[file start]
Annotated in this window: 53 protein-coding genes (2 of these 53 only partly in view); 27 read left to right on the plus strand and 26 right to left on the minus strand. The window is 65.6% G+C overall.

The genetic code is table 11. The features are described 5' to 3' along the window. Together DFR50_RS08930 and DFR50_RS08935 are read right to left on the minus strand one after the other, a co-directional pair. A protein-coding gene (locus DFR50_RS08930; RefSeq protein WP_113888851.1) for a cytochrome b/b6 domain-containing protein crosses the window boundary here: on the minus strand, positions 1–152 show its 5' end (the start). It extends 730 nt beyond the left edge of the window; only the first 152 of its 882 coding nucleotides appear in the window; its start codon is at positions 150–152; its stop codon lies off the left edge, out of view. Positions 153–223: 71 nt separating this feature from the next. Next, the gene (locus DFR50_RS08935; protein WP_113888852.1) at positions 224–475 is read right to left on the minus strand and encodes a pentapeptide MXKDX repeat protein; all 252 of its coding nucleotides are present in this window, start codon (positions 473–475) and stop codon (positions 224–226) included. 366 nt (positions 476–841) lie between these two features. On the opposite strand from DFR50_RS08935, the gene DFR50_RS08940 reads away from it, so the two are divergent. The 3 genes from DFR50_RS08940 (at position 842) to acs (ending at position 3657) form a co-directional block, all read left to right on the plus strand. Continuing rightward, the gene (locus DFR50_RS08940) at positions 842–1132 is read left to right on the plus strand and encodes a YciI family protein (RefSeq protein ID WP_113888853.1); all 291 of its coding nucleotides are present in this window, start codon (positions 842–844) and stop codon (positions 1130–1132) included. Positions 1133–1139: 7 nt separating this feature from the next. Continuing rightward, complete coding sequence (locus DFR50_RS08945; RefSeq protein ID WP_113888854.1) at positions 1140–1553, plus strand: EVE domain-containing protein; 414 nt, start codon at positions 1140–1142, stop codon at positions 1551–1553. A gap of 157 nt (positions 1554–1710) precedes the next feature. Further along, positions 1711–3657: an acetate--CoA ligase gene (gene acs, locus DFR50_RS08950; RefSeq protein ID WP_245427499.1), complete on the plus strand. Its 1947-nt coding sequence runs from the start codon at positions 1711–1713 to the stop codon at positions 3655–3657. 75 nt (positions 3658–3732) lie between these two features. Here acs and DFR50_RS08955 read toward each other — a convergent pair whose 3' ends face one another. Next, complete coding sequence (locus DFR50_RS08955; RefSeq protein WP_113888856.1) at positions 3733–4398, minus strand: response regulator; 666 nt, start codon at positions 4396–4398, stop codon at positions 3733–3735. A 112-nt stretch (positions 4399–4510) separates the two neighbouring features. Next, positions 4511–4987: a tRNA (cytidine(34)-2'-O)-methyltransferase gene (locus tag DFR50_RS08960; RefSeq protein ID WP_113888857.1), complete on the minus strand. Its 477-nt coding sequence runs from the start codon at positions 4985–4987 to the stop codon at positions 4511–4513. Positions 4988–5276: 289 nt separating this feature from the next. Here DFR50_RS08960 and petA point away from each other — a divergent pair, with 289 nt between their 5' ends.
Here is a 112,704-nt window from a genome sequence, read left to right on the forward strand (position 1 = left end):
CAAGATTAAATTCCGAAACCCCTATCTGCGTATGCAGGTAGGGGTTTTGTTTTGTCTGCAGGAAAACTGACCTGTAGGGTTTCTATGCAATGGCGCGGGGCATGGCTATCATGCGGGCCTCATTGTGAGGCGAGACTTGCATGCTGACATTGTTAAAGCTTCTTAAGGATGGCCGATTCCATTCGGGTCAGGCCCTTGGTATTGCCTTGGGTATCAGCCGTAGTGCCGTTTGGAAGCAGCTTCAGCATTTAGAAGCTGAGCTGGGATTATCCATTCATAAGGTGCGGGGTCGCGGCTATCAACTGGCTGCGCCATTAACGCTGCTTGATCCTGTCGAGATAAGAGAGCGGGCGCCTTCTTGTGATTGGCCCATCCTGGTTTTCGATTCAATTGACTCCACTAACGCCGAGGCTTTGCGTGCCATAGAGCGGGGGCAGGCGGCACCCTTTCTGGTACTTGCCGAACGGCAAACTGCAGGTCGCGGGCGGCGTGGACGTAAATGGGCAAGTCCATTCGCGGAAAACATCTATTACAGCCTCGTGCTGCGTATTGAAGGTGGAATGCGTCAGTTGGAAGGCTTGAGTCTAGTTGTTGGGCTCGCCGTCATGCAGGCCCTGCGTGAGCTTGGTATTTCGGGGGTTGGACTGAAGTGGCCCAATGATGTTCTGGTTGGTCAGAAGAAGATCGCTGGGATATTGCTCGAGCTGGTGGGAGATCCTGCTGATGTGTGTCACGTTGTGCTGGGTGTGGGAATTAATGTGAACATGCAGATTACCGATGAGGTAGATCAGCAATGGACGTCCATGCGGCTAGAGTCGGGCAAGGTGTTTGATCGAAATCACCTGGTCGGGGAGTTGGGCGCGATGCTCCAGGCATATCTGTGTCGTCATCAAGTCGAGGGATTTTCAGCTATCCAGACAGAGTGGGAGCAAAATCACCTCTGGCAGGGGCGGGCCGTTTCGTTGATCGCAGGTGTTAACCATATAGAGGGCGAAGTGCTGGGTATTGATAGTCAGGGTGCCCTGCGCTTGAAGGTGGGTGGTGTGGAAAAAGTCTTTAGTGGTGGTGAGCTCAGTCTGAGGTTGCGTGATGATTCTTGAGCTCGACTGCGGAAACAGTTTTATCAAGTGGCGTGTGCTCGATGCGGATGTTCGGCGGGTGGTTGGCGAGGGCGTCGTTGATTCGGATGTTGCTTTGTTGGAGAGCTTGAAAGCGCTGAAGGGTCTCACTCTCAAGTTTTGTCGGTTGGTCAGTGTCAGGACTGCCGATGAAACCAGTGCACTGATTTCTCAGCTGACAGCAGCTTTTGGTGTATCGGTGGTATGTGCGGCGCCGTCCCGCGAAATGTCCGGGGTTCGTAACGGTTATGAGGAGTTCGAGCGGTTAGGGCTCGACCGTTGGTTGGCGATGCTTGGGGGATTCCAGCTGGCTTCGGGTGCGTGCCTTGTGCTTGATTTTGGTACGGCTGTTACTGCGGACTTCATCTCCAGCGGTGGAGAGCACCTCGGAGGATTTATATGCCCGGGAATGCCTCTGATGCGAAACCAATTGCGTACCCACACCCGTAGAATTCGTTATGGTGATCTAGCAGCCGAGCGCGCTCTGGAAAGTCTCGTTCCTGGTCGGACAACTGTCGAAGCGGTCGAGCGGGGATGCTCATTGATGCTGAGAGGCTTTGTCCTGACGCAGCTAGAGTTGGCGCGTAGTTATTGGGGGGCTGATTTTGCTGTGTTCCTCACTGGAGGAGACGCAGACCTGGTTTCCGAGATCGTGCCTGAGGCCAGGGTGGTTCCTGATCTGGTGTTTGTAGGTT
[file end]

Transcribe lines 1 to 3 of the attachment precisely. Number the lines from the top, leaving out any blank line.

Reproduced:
Annotated in this window: 53 protein-coding genes (2 of these 53 only partly in view); 27 read left to right on the plus strand and 26 right to left on the minus strand. The window is 65.6% G+C overall.

The genetic code is table 11. The features are described 5' to 3' along the window. Together DFR50_RS08930 and DFR50_RS08935 are read right to left on the minus strand one after the other, a co-directional pair. A protein-coding gene (locus DFR50_RS08930; RefSeq protein WP_113888851.1) for a cytochrome b/b6 domain-containing protein crosses the window boundary here: on the minus strand, positions 1–152 show its 5' end (the start). It extends 730 nt beyond the left edge of the window; only the first 152 of its 882 coding nucleotides appear in the window; its start codon is at positions 150–152; its stop codon lies off the left edge, out of view. Positions 153–223: 71 nt separating this feature from the next. Next, the gene (locus DFR50_RS08935; protein WP_113888852.1) at positions 224–475 is read right to left on the minus strand and encodes a pentapeptide MXKDX repeat protein; all 252 of its coding nucleotides are present in this window, start codon (positions 473–475) and stop codon (positions 224–226) included. 366 nt (positions 476–841) lie between these two features. On the opposite strand from DFR50_RS08935, the gene DFR50_RS08940 reads away from it, so the two are divergent. The 3 genes from DFR50_RS08940 (at position 842) to acs (ending at position 3657) form a co-directional block, all read left to right on the plus strand. Continuing rightward, the gene (locus DFR50_RS08940) at positions 842–1132 is read left to right on the plus strand and encodes a YciI family protein (RefSeq protein ID WP_113888853.1); all 291 of its coding nucleotides are present in this window, start codon (positions 842–844) and stop codon (positions 1130–1132) included. Positions 1133–1139: 7 nt separating this feature from the next. Continuing rightward, complete coding sequence (locus DFR50_RS08945; RefSeq protein ID WP_113888854.1) at positions 1140–1553, plus strand: EVE domain-containing protein; 414 nt, start codon at positions 1140–1142, stop codon at positions 1551–1553. A gap of 157 nt (positions 1554–1710) precedes the next feature. Further along, positions 1711–3657: an acetate--CoA ligase gene (gene acs, locus DFR50_RS08950; RefSeq protein ID WP_245427499.1), complete on the plus strand. Its 1947-nt coding sequence runs from the start codon at positions 1711–1713 to the stop codon at positions 3655–3657. 75 nt (positions 3658–3732) lie between these two features. Here acs and DFR50_RS08955 read toward each other — a convergent pair whose 3' ends face one another. Next, complete coding sequence (locus DFR50_RS08955; RefSeq protein WP_113888856.1) at positions 3733–4398, minus strand: response regulator; 666 nt, start codon at positions 4396–4398, stop codon at positions 3733–3735. A 112-nt stretch (positions 4399–4510) separates the two neighbouring features. Next, positions 4511–4987: a tRNA (cytidine(34)-2'-O)-methyltransferase gene (locus tag DFR50_RS08960; RefSeq protein ID WP_113888857.1), complete on the minus strand. Its 477-nt coding sequence runs from the start codon at positions 4985–4987 to the stop codon at positions 4511–4513. Positions 4988–5276: 289 nt separating this feature from the next. Here DFR50_RS08960 and petA point away from each other — a divergent pair, with 289 nt between their 5' ends.
Here is a 112,704-nt window from a genome sequence, read left to right on the forward strand (position 1 = left end):